So, any other way of handling this?

If this is the same D. Geraths we came to know and love here at rms, I'm not surprised at this. Without knowing the quality of the work judged all I can say is Mr. Geraths usually has a much bigger opinion of himself than is warranted. AIR, he builds very decent paleo-creatures but he is reluctant to share any techniques with us.
Bill Banaszak, MFE
Reply to
Bill Banaszak
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Thanks! I actually REALLY faded...as I was not even there...lol. My stuff was entered by a friend.
I heard it was a very tough show. In my experience, even getting a Bronze at a show like Valley Forge, Chicago, SCAHMS, etc...is far more difficult than winning a First Place at an IPMS Nationals; so any recognition is greatly appreciated.
>
Reply to
Greg Heilers
We've just had our 11th annual show. We introduced a no-sweeps rule about the 2nd or 3rd year in, just to encourage modellers who may not otherwise have won anything and therefore may not have come back. It takes a bit of checking after the judging's done, but it never causes real concerns and the return rate is high - a lot of guys who will *probably* never win a 1st place keep on coming back, trying to get there, encouraged by their 2nds, 3rds and Highly Commendeds. Anyone who's entered into the show can be a judge and we judge in threes when we can, to make the process a little easier. Judges don't judge any category they have an entry in, but that's about the only restriction we have. For the last 3 years, we've had no complaints from anyone (that I know of!), and we like it that way. BTW, we made a conscious decision a looong time ago to stay as an informal group - no elected officials, no constitution, no BS. And no Big Brother from IPMS looking over our shoulders and criticising the way we run our shows! And we like it that way - and so do most of our visitors.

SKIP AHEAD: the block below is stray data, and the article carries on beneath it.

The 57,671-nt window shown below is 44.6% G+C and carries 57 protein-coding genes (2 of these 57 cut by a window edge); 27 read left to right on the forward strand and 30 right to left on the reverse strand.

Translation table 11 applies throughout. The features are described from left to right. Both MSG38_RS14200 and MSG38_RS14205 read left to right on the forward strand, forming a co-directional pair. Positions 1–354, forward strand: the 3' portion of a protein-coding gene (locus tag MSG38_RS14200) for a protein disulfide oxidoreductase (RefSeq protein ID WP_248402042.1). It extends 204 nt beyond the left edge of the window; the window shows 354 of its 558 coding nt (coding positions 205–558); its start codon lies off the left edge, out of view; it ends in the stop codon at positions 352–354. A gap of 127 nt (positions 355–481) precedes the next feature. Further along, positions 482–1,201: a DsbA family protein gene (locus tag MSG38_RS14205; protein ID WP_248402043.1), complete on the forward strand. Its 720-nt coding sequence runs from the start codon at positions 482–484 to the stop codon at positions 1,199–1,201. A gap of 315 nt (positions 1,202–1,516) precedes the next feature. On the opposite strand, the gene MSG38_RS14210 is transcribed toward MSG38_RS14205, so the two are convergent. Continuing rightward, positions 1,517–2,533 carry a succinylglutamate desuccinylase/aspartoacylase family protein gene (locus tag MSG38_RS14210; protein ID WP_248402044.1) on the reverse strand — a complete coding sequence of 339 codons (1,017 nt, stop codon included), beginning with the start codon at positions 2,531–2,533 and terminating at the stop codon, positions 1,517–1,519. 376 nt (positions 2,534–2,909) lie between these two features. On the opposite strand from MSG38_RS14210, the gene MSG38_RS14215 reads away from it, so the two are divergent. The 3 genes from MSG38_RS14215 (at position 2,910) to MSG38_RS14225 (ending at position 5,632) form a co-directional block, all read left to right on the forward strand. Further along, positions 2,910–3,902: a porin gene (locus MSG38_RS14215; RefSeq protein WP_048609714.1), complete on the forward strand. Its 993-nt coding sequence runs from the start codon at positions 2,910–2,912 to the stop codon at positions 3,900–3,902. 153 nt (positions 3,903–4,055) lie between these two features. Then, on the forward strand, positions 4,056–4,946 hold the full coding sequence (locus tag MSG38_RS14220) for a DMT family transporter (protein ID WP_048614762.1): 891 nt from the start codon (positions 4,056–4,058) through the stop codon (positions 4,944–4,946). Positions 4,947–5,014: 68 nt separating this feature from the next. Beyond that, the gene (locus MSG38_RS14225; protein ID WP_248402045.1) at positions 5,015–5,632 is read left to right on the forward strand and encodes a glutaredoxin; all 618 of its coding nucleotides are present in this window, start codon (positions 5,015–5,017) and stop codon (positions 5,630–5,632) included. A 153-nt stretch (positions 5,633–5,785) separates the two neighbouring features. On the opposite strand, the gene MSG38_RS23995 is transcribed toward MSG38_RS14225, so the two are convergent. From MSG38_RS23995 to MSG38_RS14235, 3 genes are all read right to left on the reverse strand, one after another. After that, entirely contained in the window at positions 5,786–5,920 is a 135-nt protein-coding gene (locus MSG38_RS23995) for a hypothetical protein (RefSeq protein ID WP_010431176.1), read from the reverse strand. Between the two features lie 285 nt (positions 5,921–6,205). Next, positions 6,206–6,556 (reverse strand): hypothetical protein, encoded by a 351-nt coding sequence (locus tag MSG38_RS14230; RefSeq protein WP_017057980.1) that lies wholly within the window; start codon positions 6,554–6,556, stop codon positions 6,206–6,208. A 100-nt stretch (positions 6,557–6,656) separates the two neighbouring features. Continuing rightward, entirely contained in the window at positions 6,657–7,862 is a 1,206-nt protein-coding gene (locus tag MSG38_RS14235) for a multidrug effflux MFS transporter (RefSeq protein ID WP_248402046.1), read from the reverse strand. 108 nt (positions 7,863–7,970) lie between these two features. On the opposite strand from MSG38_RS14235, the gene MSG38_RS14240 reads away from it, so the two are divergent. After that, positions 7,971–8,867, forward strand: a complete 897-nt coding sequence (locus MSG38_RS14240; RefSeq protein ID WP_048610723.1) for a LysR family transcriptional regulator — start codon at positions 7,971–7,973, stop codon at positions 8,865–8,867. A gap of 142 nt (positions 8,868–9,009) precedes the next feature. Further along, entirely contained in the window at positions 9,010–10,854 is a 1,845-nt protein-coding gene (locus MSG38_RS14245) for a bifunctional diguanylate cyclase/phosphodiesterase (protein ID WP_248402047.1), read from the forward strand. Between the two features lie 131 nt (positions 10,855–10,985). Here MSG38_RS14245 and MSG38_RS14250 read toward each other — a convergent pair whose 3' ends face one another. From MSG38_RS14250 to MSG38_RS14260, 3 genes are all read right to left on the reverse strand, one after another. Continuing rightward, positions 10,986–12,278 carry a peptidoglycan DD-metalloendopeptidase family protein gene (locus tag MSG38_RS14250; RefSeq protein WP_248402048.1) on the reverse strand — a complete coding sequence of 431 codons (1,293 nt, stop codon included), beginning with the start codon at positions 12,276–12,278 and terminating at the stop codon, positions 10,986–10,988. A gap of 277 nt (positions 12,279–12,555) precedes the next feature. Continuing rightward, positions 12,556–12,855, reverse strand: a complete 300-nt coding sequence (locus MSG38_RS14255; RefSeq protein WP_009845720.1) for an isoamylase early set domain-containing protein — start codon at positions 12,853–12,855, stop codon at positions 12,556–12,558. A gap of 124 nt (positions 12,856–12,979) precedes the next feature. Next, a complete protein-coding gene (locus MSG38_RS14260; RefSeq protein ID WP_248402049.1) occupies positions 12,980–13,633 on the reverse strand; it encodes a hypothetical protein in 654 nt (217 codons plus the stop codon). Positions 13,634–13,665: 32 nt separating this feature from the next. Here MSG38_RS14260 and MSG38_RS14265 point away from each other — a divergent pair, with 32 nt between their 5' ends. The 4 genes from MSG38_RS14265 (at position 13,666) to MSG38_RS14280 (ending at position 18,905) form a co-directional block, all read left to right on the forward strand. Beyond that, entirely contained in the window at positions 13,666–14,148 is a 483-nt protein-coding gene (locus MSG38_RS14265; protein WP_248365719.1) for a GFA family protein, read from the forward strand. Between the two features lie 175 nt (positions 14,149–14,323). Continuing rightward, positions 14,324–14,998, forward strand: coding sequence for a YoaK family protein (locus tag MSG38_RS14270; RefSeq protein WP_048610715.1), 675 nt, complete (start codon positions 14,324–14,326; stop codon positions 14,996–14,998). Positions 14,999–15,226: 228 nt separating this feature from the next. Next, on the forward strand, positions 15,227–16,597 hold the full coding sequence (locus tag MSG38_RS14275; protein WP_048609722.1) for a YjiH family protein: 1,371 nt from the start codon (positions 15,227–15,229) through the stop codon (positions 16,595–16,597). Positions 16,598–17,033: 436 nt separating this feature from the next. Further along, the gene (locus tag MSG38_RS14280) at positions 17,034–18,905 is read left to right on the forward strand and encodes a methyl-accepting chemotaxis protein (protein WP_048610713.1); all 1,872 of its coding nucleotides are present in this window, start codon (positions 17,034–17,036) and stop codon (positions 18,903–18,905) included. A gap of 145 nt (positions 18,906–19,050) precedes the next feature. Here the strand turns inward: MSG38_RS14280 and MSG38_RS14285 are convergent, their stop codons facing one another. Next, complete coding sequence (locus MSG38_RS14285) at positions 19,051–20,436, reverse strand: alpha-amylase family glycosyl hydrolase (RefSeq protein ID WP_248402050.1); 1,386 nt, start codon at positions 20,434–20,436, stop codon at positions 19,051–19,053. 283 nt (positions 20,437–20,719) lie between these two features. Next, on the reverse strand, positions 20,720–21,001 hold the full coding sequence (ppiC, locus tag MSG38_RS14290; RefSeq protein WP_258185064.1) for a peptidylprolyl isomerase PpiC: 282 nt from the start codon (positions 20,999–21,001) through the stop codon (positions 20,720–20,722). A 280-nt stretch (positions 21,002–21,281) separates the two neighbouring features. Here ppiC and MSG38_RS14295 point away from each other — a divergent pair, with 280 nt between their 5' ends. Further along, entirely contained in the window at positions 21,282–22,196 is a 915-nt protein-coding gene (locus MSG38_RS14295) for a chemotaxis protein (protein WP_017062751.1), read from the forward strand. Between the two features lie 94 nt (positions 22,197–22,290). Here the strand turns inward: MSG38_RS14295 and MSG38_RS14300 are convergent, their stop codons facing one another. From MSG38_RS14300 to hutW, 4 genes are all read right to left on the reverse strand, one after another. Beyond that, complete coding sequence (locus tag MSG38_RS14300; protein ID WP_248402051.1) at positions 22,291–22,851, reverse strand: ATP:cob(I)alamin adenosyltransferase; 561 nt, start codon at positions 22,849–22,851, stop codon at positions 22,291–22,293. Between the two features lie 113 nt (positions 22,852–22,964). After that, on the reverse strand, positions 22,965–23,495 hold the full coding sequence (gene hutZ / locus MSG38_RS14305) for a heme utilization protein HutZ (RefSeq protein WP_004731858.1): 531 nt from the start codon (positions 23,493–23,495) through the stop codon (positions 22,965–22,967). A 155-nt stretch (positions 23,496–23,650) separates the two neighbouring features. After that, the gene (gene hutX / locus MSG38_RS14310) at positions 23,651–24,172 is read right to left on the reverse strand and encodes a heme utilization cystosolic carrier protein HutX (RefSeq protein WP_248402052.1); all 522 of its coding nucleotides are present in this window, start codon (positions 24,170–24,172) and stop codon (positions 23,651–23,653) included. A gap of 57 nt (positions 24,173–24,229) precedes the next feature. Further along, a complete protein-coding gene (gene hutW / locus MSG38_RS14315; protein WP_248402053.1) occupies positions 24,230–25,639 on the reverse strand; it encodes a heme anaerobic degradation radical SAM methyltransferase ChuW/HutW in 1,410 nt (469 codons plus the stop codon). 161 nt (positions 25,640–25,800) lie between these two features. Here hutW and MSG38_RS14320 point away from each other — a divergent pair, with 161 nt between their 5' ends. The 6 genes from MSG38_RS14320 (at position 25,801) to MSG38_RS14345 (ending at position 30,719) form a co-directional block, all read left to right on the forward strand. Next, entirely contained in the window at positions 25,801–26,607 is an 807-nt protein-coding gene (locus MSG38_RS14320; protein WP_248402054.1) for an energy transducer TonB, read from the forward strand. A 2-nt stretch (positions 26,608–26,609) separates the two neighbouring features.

RobG (the Aussie one) Mackay Scale Modellers.
Reply to
Rob Grinberg
See Link Below. Category 500 is Space Fact/ Sci-fi/ and Fantasy
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In the IPMS USA Competition Handbook Space Fact/ Sci-Fi/ Fantasy is lumped in category 600.
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Looks ok to me. Kits judged in the right category. No Star Trek listed here.
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LD
Reply to
Larry Deal
Uh Kim, I have judged in the past. Were we in the same room? I believe even last year I volunteered to be a judge but I was never called upon.
Anyone who wants to be on the judges side of the fence should judge at least once. This way they will see first hand what is involved.
Max Bryant
Reply to
Max Bryant
And Greg Heilers opened up and revealed to the world news:nJ3zc.12420$ snipped-for-privacy@newsread2.news.pas.earthlink.net:
Greg,
True, a lot of "heart ache" and time could be saved by visiting the local trophy shop and buying their own trophy. But I get the feeling that ONE of the MAIN reason for some of these individuals is the acceptance of their peers. And buying their own trophy would negate that. . .
Digital_Cowboy
- -- Live Long and Prosper . + . + . . .. .. . ______________________. . . . __ . \_______NCC_1701______|) .______.---'--'---.________ || || /-------.__________.-------/ /============/___/ '--' . \==\_____________|(- + . . + . . . . . + + .. . + . . + . . . . . . . + . .
Reply to
Digital_Cowboy